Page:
Tuesday, July 5, 2016

Numbers 25:13 and Jealousy for God

Number 25

25 While Israel lived in Shittim, the people began to whore with the daughters of Moab. 2 These invited the people to the sacrifices of their gods, and the people ate and bowed down to their gods. 3 So Israel yoked himself to Baal of Peor. And the anger of the Lord was kindled against Israel. 4 And the Lord said to Moses, “Take all the chiefs of the people and hang them in the sun before the Lord, that the fierce anger of the Lord may turn away from Israel.” 5 And Moses said to the judges of Israel, “Each of you kill those of his men who have yoked themselves to Baal of Peor.”

6 And behold, one of the people of Israel came and brought a Midianite woman to his family, in the sight of Moses and in the sight of the whole congregation of the people of Israel, while they were weeping in the entrance of the tent of meeting. 7 When Phinehas the son of Eleazar, son of Aaron the priest, saw it, he rose and left the congregation and took a spear in his hand 8 and went after the man of Israel into the chamber and pierced both of them, the man of Israel and the woman through her belly. Thus the plague on the people of Israel was stopped. 9 Nevertheless, those who died by the plague were twenty-four thousand.

10 And the Lord said to Moses, 11 “Phinehas the son of Eleazar, son of Aaron the priest, has turned back my wrath from the people of Israel, in that he was jealous with my jealousy among them, so that I did not consume the people of Israel in my jealousy. 12 Therefore say, ‘Behold, I give to him my covenant of peace, 13 and it shall be to him and to his descendants after him the covenant of a perpetual priesthood, because he was jealous for his God and made atonement for the people of Israel.’”

14 The name of the slain man of Israel, who was killed with the Midianite woman, was Zimri the son of Salu, chief of a father's house belonging to the Simeonites. 15 And the name of the Midianite woman who was killed was Cozbi the daughter of Zur, who was the tribal head of a father's house in Midian.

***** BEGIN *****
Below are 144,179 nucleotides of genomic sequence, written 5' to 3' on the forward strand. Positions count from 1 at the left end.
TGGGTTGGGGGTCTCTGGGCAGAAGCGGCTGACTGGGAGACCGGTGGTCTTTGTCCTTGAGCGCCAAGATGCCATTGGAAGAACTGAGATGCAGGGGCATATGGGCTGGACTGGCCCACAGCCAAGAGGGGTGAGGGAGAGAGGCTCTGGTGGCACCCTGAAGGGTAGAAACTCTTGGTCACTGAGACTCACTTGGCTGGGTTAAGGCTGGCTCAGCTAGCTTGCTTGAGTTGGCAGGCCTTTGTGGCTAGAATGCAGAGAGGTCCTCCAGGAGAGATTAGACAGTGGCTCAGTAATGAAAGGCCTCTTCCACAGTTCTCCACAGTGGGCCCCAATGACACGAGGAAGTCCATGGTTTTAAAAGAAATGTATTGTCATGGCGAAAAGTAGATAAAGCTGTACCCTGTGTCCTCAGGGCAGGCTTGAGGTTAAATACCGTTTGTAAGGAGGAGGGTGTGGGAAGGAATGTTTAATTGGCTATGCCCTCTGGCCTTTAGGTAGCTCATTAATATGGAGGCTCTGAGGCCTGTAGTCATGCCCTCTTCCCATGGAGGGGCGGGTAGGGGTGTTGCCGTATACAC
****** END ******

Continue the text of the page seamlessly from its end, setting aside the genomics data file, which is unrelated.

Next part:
16 And the Lord spoke to Moses, saying, 17 “Harass the Midianites and strike them down, 18 for they have harassed you with their wiles, with which they beguiled you in the matter of Peor, and in the matter of Cozbi, the daughter of the chief of Midian, their sister, who was killed on the day of the plague on account of Peor.”

If the story was read today it would read, "Moab Seduces Israel."

It shocks us. For the readers of the book of Numbers, in the chapters leading up to Numbers 25, we have been on the mountain heights with Balaam, surveying Israel from a distance and hearing about how blessed they are. In Balaam’s oracle they are “a people dwelling alone, and not counting itself among the nations” (Num. 23:9). They see neither misfortune nor misery, for the Lord their God is with them (Num. 23:21). No sorcery or divination could succeed against Israel, for the Lord had blessed them, and he would not change his mind (23:20, 23). These people are “the upright,” among whom it would be a privilege to die (Num. 23:10). Out of this chosen nation, the glorious messianic King would rise to bring salvation for his people and judgment on all of God’s enemies (Num. 24:17–24). This is the glorious, ideal picture of Israel.